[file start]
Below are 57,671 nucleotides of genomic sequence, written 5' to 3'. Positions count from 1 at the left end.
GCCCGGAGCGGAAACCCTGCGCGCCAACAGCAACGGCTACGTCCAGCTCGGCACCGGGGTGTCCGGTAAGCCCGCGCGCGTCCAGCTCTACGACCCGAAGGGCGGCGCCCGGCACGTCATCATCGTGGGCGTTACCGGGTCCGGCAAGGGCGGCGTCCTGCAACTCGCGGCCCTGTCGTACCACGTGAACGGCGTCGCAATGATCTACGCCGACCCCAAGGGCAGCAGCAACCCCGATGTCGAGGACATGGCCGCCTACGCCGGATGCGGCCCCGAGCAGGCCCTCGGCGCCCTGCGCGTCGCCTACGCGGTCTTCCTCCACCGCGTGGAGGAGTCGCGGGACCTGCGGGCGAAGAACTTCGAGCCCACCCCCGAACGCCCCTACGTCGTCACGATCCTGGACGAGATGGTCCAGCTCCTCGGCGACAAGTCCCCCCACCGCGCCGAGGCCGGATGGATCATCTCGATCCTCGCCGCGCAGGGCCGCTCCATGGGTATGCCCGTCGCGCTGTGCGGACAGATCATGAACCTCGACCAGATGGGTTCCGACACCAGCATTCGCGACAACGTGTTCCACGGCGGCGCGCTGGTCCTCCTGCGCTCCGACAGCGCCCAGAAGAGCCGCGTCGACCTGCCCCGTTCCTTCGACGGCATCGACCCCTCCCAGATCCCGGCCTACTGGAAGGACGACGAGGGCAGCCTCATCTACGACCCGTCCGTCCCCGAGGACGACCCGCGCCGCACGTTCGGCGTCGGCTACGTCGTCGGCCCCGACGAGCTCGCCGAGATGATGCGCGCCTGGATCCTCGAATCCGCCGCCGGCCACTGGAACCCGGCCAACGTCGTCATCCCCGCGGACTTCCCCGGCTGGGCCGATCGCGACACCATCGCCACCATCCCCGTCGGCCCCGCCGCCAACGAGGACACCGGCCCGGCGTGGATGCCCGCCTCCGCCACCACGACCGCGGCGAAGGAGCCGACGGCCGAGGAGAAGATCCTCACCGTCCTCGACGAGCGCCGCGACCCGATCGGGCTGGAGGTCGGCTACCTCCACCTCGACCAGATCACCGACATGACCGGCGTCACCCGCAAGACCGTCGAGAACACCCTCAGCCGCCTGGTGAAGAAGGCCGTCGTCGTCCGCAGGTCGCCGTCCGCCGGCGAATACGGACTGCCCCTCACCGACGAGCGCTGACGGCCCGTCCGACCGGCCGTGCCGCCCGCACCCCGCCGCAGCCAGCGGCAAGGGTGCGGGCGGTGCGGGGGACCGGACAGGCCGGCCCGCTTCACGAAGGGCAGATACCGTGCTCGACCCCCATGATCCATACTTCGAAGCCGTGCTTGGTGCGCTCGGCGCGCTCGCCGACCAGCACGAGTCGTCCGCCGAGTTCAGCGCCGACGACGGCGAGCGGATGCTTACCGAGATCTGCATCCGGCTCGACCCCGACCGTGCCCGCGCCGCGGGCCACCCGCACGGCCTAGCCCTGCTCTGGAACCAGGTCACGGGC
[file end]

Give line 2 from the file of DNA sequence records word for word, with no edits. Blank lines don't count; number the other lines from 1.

GCCCGGAGCGGAAACCCTGCGCGCCAACAGCAACGGCTACGTCCAGCTCGGCACCGGGGTGTCCGGTAAGCCCGCGCGCGTCCAGCTCTACGACCCGAAGGGCGGCGCCCGGCACGTCATCATCGTGGGCGTTACCGGGTCCGGCAAGGGCGGCGTCCTGCAACTCGCGGCCCTGTCGTACCACGTGAACGGCGTCGCAATGATCTACGCCGACCCCAAGGGCAGCAGCAACCCCGATGTCGAGGACATGGCCGCCTACGCCGGATGCGGCCCCGAGCAGGCCCTCGGCGCCCTGCGCGTCGCCTACGCGGTCTTCCTCCACCGCGTGGAGGAGTCGCGGGACCTGCGGGCGAAGAACTTCGAGCCCACCCCCGAACGCCCCTACGTCGTCACGATCCTGGACGAGATGGTCCAGCTCCTCGGCGACAAGTCCCCCCACCGCGCCGAGGCCGGATGGATCATCTCGATCCTCGCCGCGCAGGGCCGCTCCATGGGTATGCCCGTCGCGCTGTGCGGACAGATCATGAACCTCGACCAGATGGGTTCCGACACCAGCATTCGCGACAACGTGTTCCACGGCGGCGCGCTGGTCCTCCTGCGCTCCGACAGCGCCCAGAAGAGCCGCGTCGACCTGCCCCGTTCCTTCGACGGCATCGACCCCTCCCAGATCCCGGCCTACTGGAAGGACGACGAGGGCAGCCTCATCTACGACCCGTCCGTCCCCGAGGACGACCCGCGCCGCACGTTCGGCGTCGGCTACGTCGTCGGCCCCGACGAGCTCGCCGAGATGATGCGCGCCTGGATCCTCGAATCCGCCGCCGGCCACTGGAACCCGGCCAACGTCGTCATCCCCGCGGACTTCCCCGGCTGGGCCGATCGCGACACCATCGCCACCATCCCCGTCGGCCCCGCCGCCAACGAGGACACCGGCCCGGCGTGGATGCCCGCCTCCGCCACCACGACCGCGGCGAAGGAGCCGACGGCCGAGGAGAAGATCCTCACCGTCCTCGACGAGCGCCGCGACCCGATCGGGCTGGAGGTCGGCTACCTCCACCTCGACCAGATCACCGACATGACCGGCGTCACCCGCAAGACCGTCGAGAACACCCTCAGCCGCCTGGTGAAGAAGGCCGTCGTCGTCCGCAGGTCGCCGTCCGCCGGCGAATACGGACTGCCCCTCACCGACGAGCGCTGACGGCCCGTCCGACCGGCCGTGCCGCCCGCACCCCGCCGCAGCCAGCGGCAAGGGTGCGGGCGGTGCGGGGGACCGGACAGGCCGGCCCGCTTCACGAAGGGCAGATACCGTGCTCGACCCCCATGATCCATACTTCGAAGCCGTGCTTGGTGCGCTCGGCGCGCTCGCCGACCAGCACGAGTCGTCCGCCGAGTTCAGCGCCGACGACGGCGAGCGGATGCTTACCGAGATCTGCATCCGGCTCGACCCCGACCGTGCCCGCGCCGCGGGCCACCCGCACGGCCTAGCCCTGCTCTGGAACCAGGTCACGGGC